Here is a cool idea -- a new exhibit, Allegro Barbaro: Béla Bartok et la modernité hongroise, 1905-1920 at the Musée d'Orsay, juxtaposes the music of Béla Bartók with the paintings of a group of Hungarian modernists known as the Group of Eight, who were exhibited in Budapest around the time of the composer's first performance of his Allegro Barbaro. Ariane Bavelier and Thierry Hillériteau have an article (À Orsay, Bela Bartok pris dans les toiles, November 19) for Le Figaro (my translation):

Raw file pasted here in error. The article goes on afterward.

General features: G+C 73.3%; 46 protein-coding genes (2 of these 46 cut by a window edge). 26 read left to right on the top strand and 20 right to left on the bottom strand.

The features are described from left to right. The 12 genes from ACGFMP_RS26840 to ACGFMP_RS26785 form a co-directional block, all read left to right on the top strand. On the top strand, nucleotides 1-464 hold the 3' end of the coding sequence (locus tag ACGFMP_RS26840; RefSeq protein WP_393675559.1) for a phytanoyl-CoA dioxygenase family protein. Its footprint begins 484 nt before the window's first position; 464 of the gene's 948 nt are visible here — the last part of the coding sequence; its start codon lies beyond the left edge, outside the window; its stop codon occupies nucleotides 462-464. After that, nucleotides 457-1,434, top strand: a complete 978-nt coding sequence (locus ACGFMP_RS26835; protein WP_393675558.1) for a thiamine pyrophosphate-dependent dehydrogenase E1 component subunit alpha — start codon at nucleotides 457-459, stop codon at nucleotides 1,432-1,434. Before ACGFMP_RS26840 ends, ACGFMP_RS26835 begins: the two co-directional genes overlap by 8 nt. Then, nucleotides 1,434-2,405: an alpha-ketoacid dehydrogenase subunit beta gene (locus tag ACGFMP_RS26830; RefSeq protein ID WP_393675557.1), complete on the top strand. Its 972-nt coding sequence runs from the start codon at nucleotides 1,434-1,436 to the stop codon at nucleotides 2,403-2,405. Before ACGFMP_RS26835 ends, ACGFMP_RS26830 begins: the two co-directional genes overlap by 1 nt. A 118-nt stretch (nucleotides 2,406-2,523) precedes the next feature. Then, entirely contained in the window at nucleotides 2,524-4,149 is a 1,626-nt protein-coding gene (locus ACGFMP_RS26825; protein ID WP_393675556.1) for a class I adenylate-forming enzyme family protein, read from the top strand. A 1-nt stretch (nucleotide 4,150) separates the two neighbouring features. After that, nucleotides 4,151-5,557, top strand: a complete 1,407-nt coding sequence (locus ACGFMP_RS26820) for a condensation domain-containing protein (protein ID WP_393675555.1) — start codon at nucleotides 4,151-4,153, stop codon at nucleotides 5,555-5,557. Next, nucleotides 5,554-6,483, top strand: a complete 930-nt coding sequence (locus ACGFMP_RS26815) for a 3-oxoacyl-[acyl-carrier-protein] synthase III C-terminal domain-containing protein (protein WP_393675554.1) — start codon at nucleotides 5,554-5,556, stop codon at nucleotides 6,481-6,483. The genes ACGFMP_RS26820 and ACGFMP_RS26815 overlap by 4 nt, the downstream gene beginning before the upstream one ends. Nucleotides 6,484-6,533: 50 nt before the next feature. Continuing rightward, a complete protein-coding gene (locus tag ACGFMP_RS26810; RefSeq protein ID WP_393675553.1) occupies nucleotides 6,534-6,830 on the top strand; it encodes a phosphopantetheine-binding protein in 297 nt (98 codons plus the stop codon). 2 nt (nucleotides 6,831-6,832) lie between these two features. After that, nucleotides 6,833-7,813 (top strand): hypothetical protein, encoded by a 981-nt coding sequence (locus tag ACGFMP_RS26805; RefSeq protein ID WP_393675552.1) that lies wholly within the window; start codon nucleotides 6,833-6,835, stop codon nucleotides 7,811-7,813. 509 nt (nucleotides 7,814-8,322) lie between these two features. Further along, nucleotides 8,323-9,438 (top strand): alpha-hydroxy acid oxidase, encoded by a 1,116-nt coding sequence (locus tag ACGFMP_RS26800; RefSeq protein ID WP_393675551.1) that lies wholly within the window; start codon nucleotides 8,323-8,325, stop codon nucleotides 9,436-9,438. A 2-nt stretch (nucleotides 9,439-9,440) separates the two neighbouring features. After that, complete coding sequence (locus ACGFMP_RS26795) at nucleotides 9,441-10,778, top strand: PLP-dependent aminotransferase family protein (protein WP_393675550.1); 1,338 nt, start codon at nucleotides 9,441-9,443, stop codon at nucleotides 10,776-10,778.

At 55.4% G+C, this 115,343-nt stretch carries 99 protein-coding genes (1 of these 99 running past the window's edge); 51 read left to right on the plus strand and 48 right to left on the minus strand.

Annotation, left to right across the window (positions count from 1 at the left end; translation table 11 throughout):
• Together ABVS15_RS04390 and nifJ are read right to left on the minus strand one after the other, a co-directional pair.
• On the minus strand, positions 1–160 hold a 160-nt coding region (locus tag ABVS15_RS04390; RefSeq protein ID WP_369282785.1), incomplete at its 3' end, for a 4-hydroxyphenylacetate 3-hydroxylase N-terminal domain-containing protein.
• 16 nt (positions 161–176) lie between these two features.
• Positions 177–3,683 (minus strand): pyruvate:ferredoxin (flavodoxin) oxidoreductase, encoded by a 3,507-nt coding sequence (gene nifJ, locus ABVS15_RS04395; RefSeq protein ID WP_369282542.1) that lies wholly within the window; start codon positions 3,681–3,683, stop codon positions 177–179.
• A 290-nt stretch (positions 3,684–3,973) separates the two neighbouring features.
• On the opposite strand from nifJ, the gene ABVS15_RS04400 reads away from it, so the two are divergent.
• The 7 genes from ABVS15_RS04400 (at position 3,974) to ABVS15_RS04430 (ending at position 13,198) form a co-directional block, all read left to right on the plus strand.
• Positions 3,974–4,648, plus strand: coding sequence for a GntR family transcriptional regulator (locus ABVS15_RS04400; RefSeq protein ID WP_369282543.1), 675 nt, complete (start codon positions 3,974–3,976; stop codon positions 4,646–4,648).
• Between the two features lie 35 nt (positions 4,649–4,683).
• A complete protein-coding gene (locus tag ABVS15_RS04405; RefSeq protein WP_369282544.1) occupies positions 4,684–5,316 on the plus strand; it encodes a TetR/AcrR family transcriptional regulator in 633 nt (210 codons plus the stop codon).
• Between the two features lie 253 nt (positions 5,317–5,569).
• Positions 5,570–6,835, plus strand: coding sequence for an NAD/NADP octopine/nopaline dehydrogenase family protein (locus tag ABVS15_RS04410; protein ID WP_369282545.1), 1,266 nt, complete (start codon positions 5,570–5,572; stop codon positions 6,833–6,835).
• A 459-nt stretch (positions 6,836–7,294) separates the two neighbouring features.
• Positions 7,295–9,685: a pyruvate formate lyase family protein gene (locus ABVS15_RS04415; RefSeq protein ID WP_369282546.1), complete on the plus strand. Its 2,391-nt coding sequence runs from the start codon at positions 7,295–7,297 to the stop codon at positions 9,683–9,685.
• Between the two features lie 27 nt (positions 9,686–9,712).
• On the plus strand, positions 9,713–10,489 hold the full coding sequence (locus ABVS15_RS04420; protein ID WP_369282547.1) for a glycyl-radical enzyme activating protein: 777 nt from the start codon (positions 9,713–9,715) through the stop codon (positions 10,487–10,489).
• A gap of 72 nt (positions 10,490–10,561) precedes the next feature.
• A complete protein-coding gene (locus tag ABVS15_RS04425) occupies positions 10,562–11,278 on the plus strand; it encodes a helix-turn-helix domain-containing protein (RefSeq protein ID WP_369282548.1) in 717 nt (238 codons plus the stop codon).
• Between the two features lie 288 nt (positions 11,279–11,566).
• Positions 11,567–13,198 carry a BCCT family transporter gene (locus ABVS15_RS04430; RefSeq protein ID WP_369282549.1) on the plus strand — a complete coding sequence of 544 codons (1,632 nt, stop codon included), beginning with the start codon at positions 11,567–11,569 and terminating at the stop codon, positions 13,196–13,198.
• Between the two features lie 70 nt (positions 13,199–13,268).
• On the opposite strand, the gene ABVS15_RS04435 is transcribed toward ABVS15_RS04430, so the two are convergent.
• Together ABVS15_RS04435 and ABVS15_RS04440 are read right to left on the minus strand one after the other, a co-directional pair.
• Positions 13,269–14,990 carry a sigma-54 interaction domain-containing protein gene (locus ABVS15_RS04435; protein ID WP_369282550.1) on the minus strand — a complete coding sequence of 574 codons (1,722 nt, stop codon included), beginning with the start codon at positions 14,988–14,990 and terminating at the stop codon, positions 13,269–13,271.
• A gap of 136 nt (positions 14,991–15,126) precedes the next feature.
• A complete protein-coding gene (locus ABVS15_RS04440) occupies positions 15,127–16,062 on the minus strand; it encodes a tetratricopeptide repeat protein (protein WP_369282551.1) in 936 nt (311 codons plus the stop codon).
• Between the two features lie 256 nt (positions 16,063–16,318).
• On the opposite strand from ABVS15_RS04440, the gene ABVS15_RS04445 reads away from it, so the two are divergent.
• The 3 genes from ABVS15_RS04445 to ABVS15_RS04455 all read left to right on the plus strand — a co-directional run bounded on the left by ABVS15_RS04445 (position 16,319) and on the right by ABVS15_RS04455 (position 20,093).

Everything was done with the staging of the exhibit to make Bartók's music resonate in the light of his painter compatriots. With, for example, real "cocoons" in the form of niches where you can curl up to listen to excerpts of Bartók's scores. The entrance into the exhibit is made to the rhythms of his Two Portraits for Orchestra. An introspective gesture -- the first of these portraits explicitly quotes his own violin concerto -- that does not shrink from self-ridicule. It was, three years before the triumphal march of the Allegro Barbaro, the already ill-tempered self-portrait of a young composer, both an activist and an innovator. Other self-portraits face off with it, those of painters whom one follows throughout the exhibit. We are in "the age of revolution in Hungarian art." Dezsö Czigány, a gypsy, paints himself with a green reflection, József Nemes-Lampérth, in pink tie and blue collar, works with a knife in barbaric tones. Robert Berény and Sandor Ziffer reinterpret in their own ways the canvas where Gauguin paints himself, in 1893, wearing a straw hat.The Nemes-Lampérth self-portrait, shown here, was painted in 1911, the same year as Bartók's Allegro Barbaro (embedded below, with the composer at the keyboard). The exhibit, whose concept hits all the right receptors in my brain, will be in Paris through January 5.